The Legislature has approved a measure that would require doctors to ask women seeking an abortion in Minnesota if they want to first view images from an ultrasound scan.

The state House voted 79-48 on Thursday to approve the bill, which was identical to one approved earlier this month by the Senate. Both vote tallies in the Republican-majority Legislature were largely split along party lines, with few exceptions.

The bill now heads to the desk of DFL Gov. Mark Dayton, where it is likely to get a quick veto. The governor's office declined to comment on the House vote on Thursday, but Dayton has previously rejected other attempts by the Legislature to regulate abortion.

Thursday's debate on the House floor prompted a lengthy argument. Supporters said the bill allows women to gather more information before an abortion. The bill's author, Rep. Abigail Whelan, R-Ramsey, said the intent wasn't to force women to make a specific decision, but she made note of a study that showed that more women who viewed an ultrasound decided to continue with their pregnancy.

Whalen said that "I personally want to empower women, as I think they are strong enough, mentally and emotionally, they are capable of being asked a question: Would you like to see your own ultrasound?' "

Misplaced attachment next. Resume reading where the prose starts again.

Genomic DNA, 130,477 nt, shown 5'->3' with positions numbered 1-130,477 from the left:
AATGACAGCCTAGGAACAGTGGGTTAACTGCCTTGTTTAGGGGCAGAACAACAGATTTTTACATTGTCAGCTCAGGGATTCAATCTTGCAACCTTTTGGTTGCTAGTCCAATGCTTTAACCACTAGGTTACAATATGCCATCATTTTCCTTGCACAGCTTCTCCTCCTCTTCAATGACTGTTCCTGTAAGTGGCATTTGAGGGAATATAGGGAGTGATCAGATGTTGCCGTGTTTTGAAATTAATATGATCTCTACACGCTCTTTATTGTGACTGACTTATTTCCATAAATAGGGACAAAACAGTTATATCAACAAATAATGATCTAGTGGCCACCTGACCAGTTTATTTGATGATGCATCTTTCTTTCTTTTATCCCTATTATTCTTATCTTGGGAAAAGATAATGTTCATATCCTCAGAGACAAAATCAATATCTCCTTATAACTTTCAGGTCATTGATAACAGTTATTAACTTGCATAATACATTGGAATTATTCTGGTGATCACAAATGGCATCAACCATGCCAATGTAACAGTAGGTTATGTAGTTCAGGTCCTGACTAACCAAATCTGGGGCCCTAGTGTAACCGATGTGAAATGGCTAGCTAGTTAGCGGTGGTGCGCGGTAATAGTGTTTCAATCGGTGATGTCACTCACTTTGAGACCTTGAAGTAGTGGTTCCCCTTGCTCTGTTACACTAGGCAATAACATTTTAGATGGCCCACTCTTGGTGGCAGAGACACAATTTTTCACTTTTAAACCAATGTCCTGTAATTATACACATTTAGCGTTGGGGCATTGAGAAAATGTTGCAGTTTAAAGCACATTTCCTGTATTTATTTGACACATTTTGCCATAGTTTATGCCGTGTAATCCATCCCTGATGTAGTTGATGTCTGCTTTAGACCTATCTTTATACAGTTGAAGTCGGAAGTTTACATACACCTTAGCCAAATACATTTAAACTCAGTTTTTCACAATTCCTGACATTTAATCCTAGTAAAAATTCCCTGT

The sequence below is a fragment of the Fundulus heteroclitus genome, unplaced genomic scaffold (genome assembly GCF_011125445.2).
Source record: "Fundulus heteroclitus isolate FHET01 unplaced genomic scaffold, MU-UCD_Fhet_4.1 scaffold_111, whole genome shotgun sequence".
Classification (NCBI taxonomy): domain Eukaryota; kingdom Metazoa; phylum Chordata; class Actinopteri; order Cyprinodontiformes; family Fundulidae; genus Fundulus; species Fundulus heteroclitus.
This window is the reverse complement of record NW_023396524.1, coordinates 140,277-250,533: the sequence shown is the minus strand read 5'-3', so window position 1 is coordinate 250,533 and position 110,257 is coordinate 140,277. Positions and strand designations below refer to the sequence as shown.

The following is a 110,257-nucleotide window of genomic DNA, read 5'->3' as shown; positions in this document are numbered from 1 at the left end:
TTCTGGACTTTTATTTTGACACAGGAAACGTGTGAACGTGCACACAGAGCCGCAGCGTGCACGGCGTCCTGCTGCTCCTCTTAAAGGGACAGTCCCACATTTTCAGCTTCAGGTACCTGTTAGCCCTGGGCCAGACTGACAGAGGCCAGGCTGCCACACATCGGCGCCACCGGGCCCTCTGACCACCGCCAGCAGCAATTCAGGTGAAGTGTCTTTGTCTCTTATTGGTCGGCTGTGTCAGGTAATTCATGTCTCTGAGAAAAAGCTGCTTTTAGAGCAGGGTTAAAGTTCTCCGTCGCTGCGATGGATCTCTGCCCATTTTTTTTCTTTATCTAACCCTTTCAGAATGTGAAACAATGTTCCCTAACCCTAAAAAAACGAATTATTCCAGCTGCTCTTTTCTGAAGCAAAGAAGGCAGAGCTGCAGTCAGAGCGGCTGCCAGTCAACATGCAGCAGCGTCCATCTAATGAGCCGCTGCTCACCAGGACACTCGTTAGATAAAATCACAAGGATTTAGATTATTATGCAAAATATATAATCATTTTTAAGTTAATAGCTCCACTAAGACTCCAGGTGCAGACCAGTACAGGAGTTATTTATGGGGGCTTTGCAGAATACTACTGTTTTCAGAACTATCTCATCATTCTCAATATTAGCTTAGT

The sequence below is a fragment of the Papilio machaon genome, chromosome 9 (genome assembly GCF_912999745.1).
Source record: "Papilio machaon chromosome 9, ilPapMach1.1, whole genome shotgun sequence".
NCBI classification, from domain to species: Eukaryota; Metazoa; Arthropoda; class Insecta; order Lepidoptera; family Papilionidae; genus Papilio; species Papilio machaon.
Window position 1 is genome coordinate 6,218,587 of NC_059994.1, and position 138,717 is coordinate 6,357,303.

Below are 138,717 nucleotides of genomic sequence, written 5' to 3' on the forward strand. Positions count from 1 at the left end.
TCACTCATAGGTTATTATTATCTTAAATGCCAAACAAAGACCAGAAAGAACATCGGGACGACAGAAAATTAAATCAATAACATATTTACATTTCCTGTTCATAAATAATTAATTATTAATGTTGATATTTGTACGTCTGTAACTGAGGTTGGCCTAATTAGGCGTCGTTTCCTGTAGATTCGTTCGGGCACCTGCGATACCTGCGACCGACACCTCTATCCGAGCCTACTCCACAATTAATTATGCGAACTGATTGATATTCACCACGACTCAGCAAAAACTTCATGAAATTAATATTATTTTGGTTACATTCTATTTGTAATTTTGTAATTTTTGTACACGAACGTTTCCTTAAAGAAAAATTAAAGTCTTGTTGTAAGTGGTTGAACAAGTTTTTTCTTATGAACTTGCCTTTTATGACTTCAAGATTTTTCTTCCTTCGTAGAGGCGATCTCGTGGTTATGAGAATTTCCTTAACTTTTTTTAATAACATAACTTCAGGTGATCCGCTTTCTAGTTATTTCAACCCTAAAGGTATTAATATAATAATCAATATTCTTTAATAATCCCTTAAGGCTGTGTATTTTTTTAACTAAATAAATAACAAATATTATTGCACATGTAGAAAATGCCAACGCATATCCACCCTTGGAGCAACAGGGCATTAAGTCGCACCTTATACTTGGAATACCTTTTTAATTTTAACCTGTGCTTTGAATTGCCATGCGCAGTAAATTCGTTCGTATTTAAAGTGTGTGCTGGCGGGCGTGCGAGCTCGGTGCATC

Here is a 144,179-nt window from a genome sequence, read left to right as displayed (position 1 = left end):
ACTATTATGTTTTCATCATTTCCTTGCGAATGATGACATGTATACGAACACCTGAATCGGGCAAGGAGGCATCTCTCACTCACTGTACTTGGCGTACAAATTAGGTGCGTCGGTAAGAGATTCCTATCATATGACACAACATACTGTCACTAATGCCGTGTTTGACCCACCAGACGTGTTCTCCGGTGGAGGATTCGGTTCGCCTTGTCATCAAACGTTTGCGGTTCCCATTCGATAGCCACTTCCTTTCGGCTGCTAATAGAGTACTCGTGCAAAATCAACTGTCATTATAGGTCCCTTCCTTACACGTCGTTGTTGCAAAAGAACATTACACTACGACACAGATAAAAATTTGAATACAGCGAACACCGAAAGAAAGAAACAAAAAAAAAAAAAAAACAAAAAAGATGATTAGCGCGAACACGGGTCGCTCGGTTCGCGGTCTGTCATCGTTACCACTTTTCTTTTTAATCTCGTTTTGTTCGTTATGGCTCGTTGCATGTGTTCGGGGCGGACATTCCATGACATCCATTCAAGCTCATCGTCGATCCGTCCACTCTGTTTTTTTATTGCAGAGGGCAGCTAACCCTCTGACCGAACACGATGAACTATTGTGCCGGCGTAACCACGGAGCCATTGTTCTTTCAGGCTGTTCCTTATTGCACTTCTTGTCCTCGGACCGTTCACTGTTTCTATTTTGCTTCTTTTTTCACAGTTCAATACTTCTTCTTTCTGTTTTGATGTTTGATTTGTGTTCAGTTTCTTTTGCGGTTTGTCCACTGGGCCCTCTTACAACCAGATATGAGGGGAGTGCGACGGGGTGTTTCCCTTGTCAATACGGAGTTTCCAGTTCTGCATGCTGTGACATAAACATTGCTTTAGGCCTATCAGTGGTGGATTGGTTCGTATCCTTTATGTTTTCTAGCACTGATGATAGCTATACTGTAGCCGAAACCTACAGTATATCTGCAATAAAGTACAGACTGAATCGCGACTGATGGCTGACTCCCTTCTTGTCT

But other lawmakers said the bill undermines rather than empowers women in their medical decisions.

Rep. Laurie Halverson, DFL-Eagan, said most women who seek abortions have already gone through a thoughtful decisionmaking process, sometimes with the help of their doctor, family or clergy members. She said the state shouldn't interfere by forcing doctors to offer an ultrasound viewing.

"By having that conversation, what the Minnesota Legislature is saying is: 'Women do not know their minds, women do not know their hearts and women do not know their bodies,' " Halverson said.

The vote drew attention from activists on both sides of the abortion debate. The group Minnesota Citizens Concerned for Life cheered its passage.

"Access to their ultrasounds enhances informed consent for women," Andrea Rau, the group's legislative director, said in a statement. "Women have a right to comprehensive information prior to an abortion, empowering them to make the best decision for them."

Opponents said the Legislature is attempting to interfere with conversations and decisions that should be between women and their doctors.

"It is completely unnecessary since women already have the option to view an ultrasound prior to an abortion," said Sarah Stoesz, president of Planned Parenthood Minnesota, North Dakota, South Dakota.